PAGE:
Hairston food

Hancock Whitney CEO John Hairston passes out plate dinners to residents in Lake Charles after Hurricane Laura hit the area.

Southwest Louisiana took a hit last Thursday morning when Hurricane Laura came inland, destroying thousands of homes and properties across the state. Organizations such as the Community Foundation of Southwest Louisiana have already started gathering funds to be able to support those that need help in these dark, uncertain times. 

“Last Wednesday, when it was apparent that Lake Charles and Southwest Louisiana were in the eye of the storm, we went on and activated a hurricane relief refund with our community of Southwest Louisiana,” said Sara Judson, the president and CEO of the Community Foundation of SLWA.

By late afternoon on Wednesday, Judson had already received her first call from a company who was ready to make a donation ahead of Hurricane Laura’s arrival. 

“We can know in Southwest Louisiana that many people and companies are tremendously supportive of our relief efforts and are here to help. We have had over 1,600 individual contributions on our website since Wednesday,” expressed Judson. “Truly everybody can be a part at whatever level is meaningful for them and doable from them.”

Donations have ranged from one dollar to the one million dollar corporate donation from the Walmart Foundation and have come from across the country. 

“It’s going very well,” said Willie Mount, who is leading the initiative alongside Rick Richard.

“I know that our folks, the people of southwest Louisiana are very resilient. In the past, I was the senator when Rita hit, and saw how Lake Charles and Southwest Louisiana came back with a vengeance and met every challenge. Our efforts at the Community Foundation, as far as hurricane relief, will play a very significant role in initiating very quickly to other nonprofits dollars that can help people in need,” Mount enthused.

Judson and some of her colleagues and partners from the Baton Rouge community went to Lake Charles this week to speak to those nonprofits that are working nonstop to provide immediate relief services, and are able to begin to make grants this week to those who have requested help. They are now able to wire grants directly to those nonprofits starting this week for quicker relief for those in the area.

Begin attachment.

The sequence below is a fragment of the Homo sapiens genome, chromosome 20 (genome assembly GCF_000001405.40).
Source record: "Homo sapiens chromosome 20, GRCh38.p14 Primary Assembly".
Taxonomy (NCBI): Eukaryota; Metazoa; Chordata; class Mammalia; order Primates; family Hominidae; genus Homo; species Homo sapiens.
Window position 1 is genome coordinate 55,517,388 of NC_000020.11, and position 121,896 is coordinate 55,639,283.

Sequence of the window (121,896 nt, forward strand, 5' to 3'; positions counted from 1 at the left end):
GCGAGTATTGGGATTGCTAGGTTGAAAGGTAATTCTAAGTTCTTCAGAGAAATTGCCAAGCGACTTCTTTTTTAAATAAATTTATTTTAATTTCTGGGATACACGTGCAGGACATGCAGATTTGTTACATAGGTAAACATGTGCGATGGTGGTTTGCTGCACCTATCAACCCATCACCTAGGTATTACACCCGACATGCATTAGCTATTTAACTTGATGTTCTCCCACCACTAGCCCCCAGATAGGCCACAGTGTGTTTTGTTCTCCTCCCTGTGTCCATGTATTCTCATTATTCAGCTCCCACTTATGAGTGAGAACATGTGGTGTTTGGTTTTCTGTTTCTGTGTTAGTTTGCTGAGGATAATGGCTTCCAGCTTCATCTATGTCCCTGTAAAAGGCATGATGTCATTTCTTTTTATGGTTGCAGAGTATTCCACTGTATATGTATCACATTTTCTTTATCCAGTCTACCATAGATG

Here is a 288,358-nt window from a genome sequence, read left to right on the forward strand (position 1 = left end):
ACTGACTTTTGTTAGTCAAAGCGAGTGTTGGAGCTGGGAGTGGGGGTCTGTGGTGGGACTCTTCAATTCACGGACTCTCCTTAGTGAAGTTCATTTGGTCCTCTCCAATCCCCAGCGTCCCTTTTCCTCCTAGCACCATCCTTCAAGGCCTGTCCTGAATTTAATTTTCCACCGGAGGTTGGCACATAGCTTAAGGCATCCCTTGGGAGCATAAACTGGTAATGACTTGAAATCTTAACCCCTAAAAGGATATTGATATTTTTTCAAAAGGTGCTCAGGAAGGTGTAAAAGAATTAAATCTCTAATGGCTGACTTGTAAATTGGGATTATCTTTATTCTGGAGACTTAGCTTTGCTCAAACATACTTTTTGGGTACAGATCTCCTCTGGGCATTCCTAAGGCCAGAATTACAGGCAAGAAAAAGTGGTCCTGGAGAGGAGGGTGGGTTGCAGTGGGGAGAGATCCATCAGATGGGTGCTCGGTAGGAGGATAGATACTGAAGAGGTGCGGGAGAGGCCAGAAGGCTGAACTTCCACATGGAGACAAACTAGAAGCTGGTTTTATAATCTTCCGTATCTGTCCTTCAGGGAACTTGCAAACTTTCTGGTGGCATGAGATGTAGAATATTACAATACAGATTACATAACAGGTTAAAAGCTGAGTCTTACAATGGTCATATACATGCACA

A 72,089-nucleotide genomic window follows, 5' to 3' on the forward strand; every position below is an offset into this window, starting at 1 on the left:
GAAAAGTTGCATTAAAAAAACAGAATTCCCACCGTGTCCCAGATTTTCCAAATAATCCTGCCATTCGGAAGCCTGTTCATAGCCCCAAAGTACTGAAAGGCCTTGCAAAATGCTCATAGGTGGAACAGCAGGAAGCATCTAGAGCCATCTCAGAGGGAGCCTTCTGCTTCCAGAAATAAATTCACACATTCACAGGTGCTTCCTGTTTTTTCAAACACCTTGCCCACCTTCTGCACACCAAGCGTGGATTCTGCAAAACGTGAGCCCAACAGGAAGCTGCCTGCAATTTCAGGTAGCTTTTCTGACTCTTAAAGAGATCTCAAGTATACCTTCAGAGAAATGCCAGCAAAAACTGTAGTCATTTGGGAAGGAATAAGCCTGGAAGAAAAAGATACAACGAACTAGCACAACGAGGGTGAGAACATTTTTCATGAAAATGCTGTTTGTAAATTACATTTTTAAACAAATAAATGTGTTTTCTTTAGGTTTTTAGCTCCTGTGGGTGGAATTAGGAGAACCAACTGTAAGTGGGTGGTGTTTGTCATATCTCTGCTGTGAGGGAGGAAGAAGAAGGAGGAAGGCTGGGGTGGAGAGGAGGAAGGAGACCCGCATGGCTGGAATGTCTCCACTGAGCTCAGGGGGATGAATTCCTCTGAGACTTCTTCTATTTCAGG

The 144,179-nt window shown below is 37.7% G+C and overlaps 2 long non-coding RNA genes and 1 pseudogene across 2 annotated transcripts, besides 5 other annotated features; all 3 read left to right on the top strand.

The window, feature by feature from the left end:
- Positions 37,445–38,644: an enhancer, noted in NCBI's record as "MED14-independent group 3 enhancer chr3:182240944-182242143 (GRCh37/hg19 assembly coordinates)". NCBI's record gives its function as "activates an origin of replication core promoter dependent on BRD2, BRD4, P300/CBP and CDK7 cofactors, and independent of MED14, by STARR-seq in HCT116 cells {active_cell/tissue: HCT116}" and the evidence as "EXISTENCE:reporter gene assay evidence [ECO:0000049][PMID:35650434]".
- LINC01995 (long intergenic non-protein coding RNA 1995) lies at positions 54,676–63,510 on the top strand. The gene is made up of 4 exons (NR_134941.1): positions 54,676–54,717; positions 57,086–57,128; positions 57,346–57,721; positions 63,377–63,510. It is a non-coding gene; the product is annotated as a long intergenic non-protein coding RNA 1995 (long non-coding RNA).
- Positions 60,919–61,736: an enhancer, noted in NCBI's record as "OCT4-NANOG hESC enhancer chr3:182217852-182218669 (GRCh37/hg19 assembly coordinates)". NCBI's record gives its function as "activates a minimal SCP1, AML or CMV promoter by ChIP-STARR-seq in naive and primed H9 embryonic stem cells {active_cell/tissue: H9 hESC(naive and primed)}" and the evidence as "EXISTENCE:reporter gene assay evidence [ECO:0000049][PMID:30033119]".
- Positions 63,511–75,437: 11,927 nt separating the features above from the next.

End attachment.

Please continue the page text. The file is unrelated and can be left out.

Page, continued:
“We think it’s just tremendous that we’ve had such an outpouring in the first weekIt’s so heartwarming to know that so many of us from Southwest Louisiana have had people texting and calling and emailing and attempting to check in with us to see how they can help, and so many people have been generous in giving what they can, whether it be money or supplies,” Judson explainedShe said that their motto, “we’re about connecting people who care with causes that matter” is really shining through in these troublesome times.

“We’ve been so appreciative … it’s been very humbling to see how quickly Americans, and that’s really the key word, true Americans care about one another and are there to help in any way that they can. It’s been a tremendous, happy thing to see. We already have our first grants being made to nonprofits within a week of the storm. That would not be possible without the assistance of people, Americans from all over the country, helping us in every way,” expressed Mount.

Mount explained that the Community Foundation of SLWA encourages people to reach out to them if there is anyone in need that they are unaware of that they can pair with a nonprofit that is able to help them, and asks that people who have the capabilities to contribute food, water, or simply through the foundation to do so in any capacity that they are able.

To help out with the Hurricane Laura relief fund, people can visit www.HelpSWLA.org and spread the word about the fundraiser so they are able to help those nonprofits serve the community. Updates are posted on Community Foundation of SWLA’s social media.

More from this section

  • Updated

Gov. John Bel Edwards visited Lake Charles to hear from Southwest Louisiana officials about the widespread damage caused by Hurricane Laura last month. He said the state is working quickly to address the tremendous needs in the area, including housing.

  • Updated

A full restoration of internet service for Suddenlink Communications customers impacted by Hurricane Laura won’t happen until mid November, Dexter Goei, CEO of Altice USA, said Thursday during a visit to Lake Charles. Roughly half of the Suddenlink customers in Lake Charles, or just over 20,…

  • Updated

A full restoration of internet service for Suddenlink Communications customers impacted by Hurricane Laura won’t happen until mid-November, Dexter Goei, CEO of Altice USA, said Thursday during a visit to Lake Charles. Roughly half of the Suddenlink customers in Lake Charles, or just over 20,…

  • Updated

Southwest Louisiana residents that were ruled eligible to receive federal assistance from Hurricane Laura are already getting calls from FEMA representatives to determine the best temporary housing option, officials said at a briefing Wednesday.

  • Updated

Beauregard Electric officials announced on Thursday, Sept. 24, that crews have restored power to 90 percent of the cooperative’s total membership. 

  • Updated

In the midst of so much loss and devastation in Hurricane Laura's aftermath, many in Southwest Louisiana still found things to smile or laugh about this week as they looked to the future and better days ahead.  A post in a Facebook group asked people to name the strangest things they found o…